The proposed Goods & Services Tax (GST) is eliciting lot of reaction from taxation experts because of its cross-section consequence on industry. An analysis of the GST impact on Goa and Goan businesses, by Santosh R Kenkre*
Recently trade body, ASSOCHAM held a seminar in Pune on Goods and Service Tax (GST) attended by top government officials and private sector experts. The seminar and my other sources gave me an initial insight into the single biggest taxation reform approaching in India. Industry and businesses across the country will have to deal with a single unified tax instead of a multiple indirect taxes. It is most fundamental change in the tax system that is expected to come into effect from April 1 2016. The proposed tax could come anytime in the course of the year 2016, is my opinion.
How will GST affect industry at large? And what is GST? To explain, presently, goods are taxed primarily by Central Excise and Sales Tax (VAT) whereas services are taxed under service tax. In the proposed regime of GST goods as well as services will be charged a single tax, viz. GST. In the process most of the taxes (about 10) that are levied today will be extinct.
GST implications are on tax revenues earned by a state. As such maximum revenues will be earned by states which consume more goods or services. For sale within the state, GST has to be paid, rate of which is expected to be about 20 per cent. It will be known as the ‘standard’ rate. Discussions are ongoing and finally this rate may even be more than 20 per cent. However, precious metals will be charged very less GST rate and further a concessional rate will be charged for goods etc. of basic importance.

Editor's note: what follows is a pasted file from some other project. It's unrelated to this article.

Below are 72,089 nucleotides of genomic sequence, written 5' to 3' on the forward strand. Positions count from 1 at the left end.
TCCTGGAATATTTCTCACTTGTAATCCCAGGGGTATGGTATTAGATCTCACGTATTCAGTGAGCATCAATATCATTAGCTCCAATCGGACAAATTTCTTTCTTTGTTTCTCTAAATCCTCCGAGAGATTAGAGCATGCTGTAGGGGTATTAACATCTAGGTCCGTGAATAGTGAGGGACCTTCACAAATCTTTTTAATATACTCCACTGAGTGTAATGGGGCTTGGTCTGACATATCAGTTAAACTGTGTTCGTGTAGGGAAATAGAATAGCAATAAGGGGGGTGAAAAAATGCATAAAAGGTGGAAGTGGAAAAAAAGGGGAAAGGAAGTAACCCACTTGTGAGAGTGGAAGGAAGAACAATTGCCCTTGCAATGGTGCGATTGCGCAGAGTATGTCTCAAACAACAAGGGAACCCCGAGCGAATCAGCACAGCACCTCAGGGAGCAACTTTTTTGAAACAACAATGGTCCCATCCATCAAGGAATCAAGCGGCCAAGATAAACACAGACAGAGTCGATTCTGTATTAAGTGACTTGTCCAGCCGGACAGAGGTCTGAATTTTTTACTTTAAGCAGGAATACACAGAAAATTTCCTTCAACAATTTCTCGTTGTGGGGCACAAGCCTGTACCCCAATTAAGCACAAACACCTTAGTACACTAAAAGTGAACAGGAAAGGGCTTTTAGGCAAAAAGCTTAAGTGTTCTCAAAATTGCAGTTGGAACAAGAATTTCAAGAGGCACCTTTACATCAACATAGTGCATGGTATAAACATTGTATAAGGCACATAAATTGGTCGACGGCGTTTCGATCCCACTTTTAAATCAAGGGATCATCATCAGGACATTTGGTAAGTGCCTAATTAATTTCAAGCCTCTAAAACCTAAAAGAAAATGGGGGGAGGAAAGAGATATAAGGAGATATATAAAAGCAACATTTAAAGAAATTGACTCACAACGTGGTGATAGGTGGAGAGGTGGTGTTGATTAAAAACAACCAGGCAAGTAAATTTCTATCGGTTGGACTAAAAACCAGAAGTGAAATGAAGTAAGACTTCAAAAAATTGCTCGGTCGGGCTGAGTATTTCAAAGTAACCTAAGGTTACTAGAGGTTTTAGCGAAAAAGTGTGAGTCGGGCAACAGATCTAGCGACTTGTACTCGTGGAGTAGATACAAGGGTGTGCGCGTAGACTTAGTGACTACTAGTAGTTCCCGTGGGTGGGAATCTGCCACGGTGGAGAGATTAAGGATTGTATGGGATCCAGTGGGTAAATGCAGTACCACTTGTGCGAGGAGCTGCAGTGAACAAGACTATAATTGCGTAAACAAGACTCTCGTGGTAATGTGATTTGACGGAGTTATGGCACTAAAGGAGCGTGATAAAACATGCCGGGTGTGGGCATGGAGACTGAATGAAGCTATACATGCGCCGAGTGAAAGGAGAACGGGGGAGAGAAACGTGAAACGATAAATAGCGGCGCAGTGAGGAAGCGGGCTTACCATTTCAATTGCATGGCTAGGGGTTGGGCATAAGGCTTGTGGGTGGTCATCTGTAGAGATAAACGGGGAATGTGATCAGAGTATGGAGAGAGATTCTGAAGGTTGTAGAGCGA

For a dealer the threshold limit (for GST being applicable) is expected to be annual turnover of goods and services of about Rs 25 lakhs. For small traders and small units the composition limit of annual turnover is expected to be about Rs75 lacs and rate of composition tax is expected to be half percent. GST will not only affect producers but it will also impact traders, service providers, small and big dealers and the supply chain of goods and services. Traders will have to charge GST on their sales bills. If this GST is about 20 per cent (standard rate) it can appear to be a huge amount to the customer. But the trader will get credit (input tax credit) for entire GST paid earlier by all viz. the manufacturer and other suppliers. Therefore, in the light of this credit availability, the trader will have to reduce his basic price. Today traders cannot claim input tax credit in relation to fixed Assets and administrative expenses, but in GST regime, they can claim such credit, which will also help them to reduce the price of their goods.
In case of service providers they too will have to charge GST of about 20 per cent to their clients for services. Aforesaid input tax credit will be available also to them and hence they will have to reduce their prices/fees so as not to upset the clients. But good thing is that many of the clients can claim input tax credit on GST charged by the service provider and thus the clients may not mind paying the GST.
In a major expected relief to small dealers, all dealers in goods and service providers, having annual turnover upto Rs.1.50 crores, will not have to deal with central GST authorities. They will have to deal with only local GST authorities i.e. sales tax/VAT department of Goa. However, dealers with annual turnover above Rs.1.50 crores will have to deal with the said local authorities and also with central authority (presently customs/central excise Dept.)
Implication of GST on dealers is that they must choose suppliers/service providers well. Since dealers’ act of taking credit of input tax on purchases, etc., is important, dealers have to choose their suppliers or service providers well. Thus automatically, rogue suppliers, careless suppliers will be out of business, since they will be blacklisted. For continuing defaults, in GST regime, dealers may be blacklisted.
GST impact on Goa and Goans
In my humble opinion, Goa will get a lot of revenue from the new tax for reasons of it being a consuming state. Though Goa population is small its per capita income and thus per capita expenditure/consumption is very high. Further Goa has huge tourist inflows who are also consumers. Since GST is a consumption based tax, a lot of the revenue through the proposed tax will come to Goa due to the said high consumption.